Residents react to building plans
Mayo Clinic proposes new Albert Lea Gold Cross facility
Mayo Clinic’s plan for a more than $2 million facility for Albert Lea Gold Cross is being met with apprehension from local residents.
The approximately $2.2 million, 8,100-square foot facility would be at 109 West Ave. on the campus of Mayo Clinic Health System near Central Park and would house office and training space, crew quarters and ambulance space.
The plan is set to come before the Albert Lea Planning Commission at 5:30 p.m. Tuesday and, if approved, come before the City Council for final approval March 13. Construction could start in April and be finished this fall.
The cost of the project is expected to be paid for by Mayo Clinic.
“No taxpayer dollars will be used to build this facility,” said Kristofer Keltgen, Gold Cross regional manager of operations.
The central location of the new facility would be positive for response times and efficiency, Keltgen said. Ambulance operations in Albert Lea are in the emergency department at the hospital. Office space for Gold Cross is in another building on campus, and meeting and training space is at the former Bonnerup Funeral & Cremation Service. Garage space for Gold Cross is provided by a private party.
“There needs to be a single consolidated facility so we can more efficiently respond to calls,” Keltgen said.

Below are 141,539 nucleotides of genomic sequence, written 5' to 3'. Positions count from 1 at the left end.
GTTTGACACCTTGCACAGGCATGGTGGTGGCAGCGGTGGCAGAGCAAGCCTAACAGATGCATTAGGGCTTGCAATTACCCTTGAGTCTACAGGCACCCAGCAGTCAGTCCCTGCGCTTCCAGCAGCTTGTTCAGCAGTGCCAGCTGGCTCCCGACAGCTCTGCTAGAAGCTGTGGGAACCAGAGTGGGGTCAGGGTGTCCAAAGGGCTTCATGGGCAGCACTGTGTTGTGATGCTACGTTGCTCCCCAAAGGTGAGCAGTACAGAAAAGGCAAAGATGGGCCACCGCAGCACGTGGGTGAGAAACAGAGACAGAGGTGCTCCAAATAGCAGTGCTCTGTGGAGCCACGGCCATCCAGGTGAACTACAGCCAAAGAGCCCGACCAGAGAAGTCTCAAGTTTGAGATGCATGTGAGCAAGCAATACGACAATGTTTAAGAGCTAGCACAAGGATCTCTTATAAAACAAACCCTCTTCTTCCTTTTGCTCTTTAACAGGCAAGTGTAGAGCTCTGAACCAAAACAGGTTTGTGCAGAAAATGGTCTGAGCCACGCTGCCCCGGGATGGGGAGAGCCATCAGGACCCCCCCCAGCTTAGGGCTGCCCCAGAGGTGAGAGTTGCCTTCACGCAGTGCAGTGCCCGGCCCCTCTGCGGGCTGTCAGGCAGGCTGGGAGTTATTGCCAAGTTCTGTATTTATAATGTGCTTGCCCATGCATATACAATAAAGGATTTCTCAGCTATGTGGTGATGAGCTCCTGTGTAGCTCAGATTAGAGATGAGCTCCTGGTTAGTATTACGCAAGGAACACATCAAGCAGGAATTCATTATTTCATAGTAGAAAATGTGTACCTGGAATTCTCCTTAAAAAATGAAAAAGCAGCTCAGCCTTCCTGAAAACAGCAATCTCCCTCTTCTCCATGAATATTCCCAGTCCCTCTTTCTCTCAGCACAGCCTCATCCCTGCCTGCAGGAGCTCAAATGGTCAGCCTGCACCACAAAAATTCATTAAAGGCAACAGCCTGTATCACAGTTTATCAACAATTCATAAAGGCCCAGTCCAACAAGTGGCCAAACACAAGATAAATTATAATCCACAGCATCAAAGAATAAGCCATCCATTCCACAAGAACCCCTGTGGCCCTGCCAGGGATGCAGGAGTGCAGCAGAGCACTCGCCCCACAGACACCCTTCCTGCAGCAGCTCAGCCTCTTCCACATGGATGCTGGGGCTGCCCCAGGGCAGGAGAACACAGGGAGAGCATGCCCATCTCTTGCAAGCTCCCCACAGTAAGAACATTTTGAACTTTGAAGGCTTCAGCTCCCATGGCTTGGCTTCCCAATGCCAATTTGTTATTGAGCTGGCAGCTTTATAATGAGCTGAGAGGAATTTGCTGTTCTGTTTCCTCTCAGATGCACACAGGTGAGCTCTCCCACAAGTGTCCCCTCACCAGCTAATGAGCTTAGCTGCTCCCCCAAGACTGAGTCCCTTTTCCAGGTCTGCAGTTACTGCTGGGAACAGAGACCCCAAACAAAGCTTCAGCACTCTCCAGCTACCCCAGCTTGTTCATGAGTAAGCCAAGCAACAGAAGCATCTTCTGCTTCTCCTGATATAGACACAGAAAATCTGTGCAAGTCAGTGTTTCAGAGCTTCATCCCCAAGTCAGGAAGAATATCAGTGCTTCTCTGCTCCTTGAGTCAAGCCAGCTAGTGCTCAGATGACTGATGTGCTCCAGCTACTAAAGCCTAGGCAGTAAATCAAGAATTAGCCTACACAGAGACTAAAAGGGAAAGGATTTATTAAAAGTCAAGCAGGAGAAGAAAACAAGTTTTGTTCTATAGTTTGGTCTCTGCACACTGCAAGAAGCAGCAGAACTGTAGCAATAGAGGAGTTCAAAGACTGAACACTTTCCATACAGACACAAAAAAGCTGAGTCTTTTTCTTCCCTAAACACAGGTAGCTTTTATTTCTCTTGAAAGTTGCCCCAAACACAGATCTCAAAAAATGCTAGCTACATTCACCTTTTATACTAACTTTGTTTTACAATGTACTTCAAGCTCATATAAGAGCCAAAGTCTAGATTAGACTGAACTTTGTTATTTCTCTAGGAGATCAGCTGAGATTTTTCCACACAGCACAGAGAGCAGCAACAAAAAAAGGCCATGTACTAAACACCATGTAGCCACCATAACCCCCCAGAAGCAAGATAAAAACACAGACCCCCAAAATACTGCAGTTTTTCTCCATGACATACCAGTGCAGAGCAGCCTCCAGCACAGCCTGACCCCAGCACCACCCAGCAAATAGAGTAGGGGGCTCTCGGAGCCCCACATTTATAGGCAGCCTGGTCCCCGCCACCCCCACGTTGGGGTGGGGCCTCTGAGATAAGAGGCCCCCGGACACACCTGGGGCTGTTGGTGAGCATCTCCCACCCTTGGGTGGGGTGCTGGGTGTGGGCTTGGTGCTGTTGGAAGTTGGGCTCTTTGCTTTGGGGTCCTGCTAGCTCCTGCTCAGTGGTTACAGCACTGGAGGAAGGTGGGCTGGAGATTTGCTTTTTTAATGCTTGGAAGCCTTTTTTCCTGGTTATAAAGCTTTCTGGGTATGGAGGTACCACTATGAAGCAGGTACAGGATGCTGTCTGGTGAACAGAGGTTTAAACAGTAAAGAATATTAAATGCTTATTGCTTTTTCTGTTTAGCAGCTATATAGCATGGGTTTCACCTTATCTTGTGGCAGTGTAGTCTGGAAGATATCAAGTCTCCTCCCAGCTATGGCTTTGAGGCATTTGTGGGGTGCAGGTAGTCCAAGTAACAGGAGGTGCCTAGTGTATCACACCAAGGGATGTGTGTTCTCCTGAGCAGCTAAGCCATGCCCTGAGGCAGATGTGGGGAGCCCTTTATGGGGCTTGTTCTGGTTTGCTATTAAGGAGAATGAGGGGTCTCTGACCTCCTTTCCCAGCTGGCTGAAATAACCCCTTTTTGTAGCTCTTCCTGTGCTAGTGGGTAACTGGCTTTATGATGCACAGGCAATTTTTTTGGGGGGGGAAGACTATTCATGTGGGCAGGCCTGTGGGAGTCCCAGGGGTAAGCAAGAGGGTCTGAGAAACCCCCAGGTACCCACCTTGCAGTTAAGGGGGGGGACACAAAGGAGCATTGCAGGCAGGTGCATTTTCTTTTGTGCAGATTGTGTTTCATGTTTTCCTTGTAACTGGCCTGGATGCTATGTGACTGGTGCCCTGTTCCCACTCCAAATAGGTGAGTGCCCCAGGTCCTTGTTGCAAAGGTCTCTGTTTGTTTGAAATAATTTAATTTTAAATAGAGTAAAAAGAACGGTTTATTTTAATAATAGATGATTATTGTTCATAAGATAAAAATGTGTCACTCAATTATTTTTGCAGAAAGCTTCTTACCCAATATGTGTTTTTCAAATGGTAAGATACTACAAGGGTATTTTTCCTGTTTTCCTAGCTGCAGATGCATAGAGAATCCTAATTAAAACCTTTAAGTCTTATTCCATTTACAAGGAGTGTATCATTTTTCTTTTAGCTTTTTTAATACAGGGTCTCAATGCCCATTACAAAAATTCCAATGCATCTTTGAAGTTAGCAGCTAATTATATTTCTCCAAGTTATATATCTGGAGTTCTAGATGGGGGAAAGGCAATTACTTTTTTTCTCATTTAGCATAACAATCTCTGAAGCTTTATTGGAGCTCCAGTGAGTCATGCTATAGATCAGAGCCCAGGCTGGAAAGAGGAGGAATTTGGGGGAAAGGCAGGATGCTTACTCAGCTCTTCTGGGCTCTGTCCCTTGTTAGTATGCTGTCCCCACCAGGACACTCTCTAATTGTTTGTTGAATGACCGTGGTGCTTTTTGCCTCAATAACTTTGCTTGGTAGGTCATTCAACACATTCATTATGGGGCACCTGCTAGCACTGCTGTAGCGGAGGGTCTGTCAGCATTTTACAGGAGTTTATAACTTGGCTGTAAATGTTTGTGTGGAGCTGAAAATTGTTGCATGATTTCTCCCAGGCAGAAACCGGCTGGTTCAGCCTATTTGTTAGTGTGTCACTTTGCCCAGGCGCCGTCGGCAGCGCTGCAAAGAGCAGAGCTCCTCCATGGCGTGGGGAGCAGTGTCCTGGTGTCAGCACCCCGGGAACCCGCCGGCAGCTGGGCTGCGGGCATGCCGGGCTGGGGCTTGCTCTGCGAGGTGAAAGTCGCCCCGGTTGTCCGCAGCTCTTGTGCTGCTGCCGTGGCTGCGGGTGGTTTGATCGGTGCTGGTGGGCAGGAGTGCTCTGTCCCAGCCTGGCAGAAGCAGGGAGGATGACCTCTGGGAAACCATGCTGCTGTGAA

Pamela Slette, of 409 W. Clark St., said though she respects first responders, she does not support the plan.
“I have all respect for what they are doing, but I think it is being put in the wrong place,” she said.
She said she is concerned that the site could lead to issues when people leave neighborhood churches after dark.
“I think it is dangerous,” Slette said. “I think it could be a disaster.”
Slette suggested building the facility on other property the hospital owns to avoid it being placed in the center of the city.
“I cannot understand the thinking that puts the building right in the center of town,” she said.
Keltgen said the project is essential for the community’s health, safety and welfare and will address the growth in call volumes at Gold Cross and projected staff increases.
The new facility would have a projected lifespan of at least 40 years and will not significantly increase neighborhood congestion, Keltgen said.
Keltgen expects area land values to increase from development of the property, and he said the city of Albert Lea will see an increase in tax revenue.
According to Keltgen, the facility will exceed the energy code, feature LED lighting, have in-floor heating and be cost effective to operate.
Neighborhood resident and property manager Robert Hoffman said the building will affect scenic views in the area.
“Having ambulances coming and going a lot from the neighborhood does affect the quality of living for the houses near here, but it’s honestly no different than already living next to the hospital,” he said. “It is a pretty vista looking over Central Park down into the neighborhoods that’s around the former high school site, and that will be lost with this cheap garage being built in the middle of it all.”
Hoffman said he hopes the Albert Lea Fire Department communicates with Gold Cross to share costs on a new campus for both entities. City officials are discussing moving the fire station from City Hall to obtain more space for operations.
Gold Cross is a not-for-profit subsidiary of Mayo Clinic. The ambulance service in Albert Lea integrated with Gold Cross on March 1, 2013.
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